An IPO is the process in which a company goes from being privately owned to issuing shares on a public stock exchange that members of the public can freely buy and sell. For most “normal” companies, the IPO is a right of way and an indicator that a company has “achieved” and can now list on the stock market. However, law firms have generally refused to conform to this tradition. Publicly traded law firms are still a long way off in the United States.
The rules on whether non-lawyers can own law firms are regulated by the state judiciary, in most cases, the supreme court of each state, and there are no states considering changes that would come close to allowing a law firm to go public. It is the only jurisdiction that even allows non-lawyers to co-own a law firm. That exception was established decades ago because many firms in Washington also lobby, and many lobbyists are not lawyers, but they have roles of responsibility and participation in the capital of their firms. When a company goes public, it initially receives all the money raised through the IPO.
When stocks are listed on a stock exchange after the IPO, the company receives none of that money. It is the money that is exchanged between investors through the purchase and sale of shares on the stock exchange. In most law firms, equity partners, sometimes called shareholders, are asked to contribute capital in exchange for a portion of the firm, an amount that is generally a percentage of their profits that can vary depending on their business portfolio. Subscribe and receive breaking news, comments and opinions on law firms, lawyers, law schools, lawsuits, judges and more.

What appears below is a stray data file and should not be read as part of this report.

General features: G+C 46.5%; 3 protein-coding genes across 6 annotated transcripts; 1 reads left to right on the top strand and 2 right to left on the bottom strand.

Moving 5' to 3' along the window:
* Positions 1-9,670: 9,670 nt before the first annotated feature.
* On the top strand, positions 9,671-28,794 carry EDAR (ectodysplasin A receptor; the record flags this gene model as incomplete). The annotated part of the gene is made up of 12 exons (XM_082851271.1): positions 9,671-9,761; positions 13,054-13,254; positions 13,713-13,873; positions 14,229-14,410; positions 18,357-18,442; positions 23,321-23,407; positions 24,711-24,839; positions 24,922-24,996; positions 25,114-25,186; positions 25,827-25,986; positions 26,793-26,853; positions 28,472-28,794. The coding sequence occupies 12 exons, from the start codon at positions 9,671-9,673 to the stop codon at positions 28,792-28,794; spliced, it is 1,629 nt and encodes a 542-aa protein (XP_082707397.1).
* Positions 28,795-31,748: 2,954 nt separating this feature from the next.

In addition to the unique employment and ownership traditions of law firms, there are also myriad ways in which law firms often refuse to behave like a normal company. Lawyers need to advise on issues such as disclosure standards, prospect liability issues, due diligence defense, cross-border legal and regulatory issues, conflicts between corporate law requirements in two jurisdictions, double taxation issues that arise in connection with statements that investors benefit from their investments and other complex issues. Law firms that need a more modest injection of capital have easy access to obtain it through other channels. Although the most prestigious firms in Australia and the UK remain private, there are now enough publicly traded firms to indicate that the listed law firm model is here to stay.
If a law firm went public, profits would no longer be distributed solely to partners, since profits that must be diverted to shareholders are dividends. He works in the Los Angeles office and focuses exclusively on partner and general counsel placements for major firms and companies. Michael graduated summa cum laude from the University of California, San Diego before earning his Juris degree, cum laude, from Harvard Law School. The problem would be even more serious in the context of law firms than in finance, given that partners in junior law firms are highly mobile in the lateral market.
Last year, Akin Gump joined the growing number of law firms asking their partners to bring in more capital, an increasingly popular strategy among firms to increase cash reserves without borrowing from banks. Molot argues that the current structure of law firms' equity partners who put in capital and then withdraw it when they retire or go to another firm discourages long-term growth, and that law firms would benefit from being structured as publicly traded companies. If a major U.S. law firm went public, such as Goldman, it would face shareholder pressure to keep compensation growth under control.